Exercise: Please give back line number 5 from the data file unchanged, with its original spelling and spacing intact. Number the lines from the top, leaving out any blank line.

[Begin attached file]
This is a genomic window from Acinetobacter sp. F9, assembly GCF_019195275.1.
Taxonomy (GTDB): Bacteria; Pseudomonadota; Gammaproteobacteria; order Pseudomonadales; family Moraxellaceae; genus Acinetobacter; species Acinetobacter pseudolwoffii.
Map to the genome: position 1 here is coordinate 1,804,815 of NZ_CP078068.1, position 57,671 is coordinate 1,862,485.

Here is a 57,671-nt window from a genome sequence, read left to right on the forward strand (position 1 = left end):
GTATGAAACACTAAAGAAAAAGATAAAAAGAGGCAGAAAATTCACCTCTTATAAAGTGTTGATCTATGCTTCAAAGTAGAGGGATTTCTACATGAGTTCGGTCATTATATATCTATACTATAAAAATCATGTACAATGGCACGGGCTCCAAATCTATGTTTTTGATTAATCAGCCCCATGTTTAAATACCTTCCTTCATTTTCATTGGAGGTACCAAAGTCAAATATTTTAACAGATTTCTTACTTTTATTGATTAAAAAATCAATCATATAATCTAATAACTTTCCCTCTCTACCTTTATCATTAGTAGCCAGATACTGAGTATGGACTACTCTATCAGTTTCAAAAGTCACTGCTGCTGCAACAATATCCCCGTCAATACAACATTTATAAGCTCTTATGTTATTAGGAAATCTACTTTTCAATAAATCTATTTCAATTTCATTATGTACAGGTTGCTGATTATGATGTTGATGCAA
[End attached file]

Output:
GTATGAAACACTAAAGAAAAAGATAAAAAGAGGCAGAAAATTCACCTCTTATAAAGTGTTGATCTATGCTTCAAAGTAGAGGGATTTCTACATGAGTTCGGTCATTATATATCTATACTATAAAAATCATGTACAATGGCACGGGCTCCAAATCTATGTTTTTGATTAATCAGCCCCATGTTTAAATACCTTCCTTCATTTTCATTGGAGGTACCAAAGTCAAATATTTTAACAGATTTCTTACTTTTATTGATTAAAAAATCAATCATATAATCTAATAACTTTCCCTCTCTACCTTTATCATTAGTAGCCAGATACTGAGTATGGACTACTCTATCAGTTTCAAAAGTCACTGCTGCTGCAACAATATCCCCGTCAATACAACATTTATAAGCTCTTATGTTATTAGGAAATCTACTTTTCAATAAATCTATTTCAATTTCATTATGTACAGGTTGCTGATTATGATGTTGATGCAA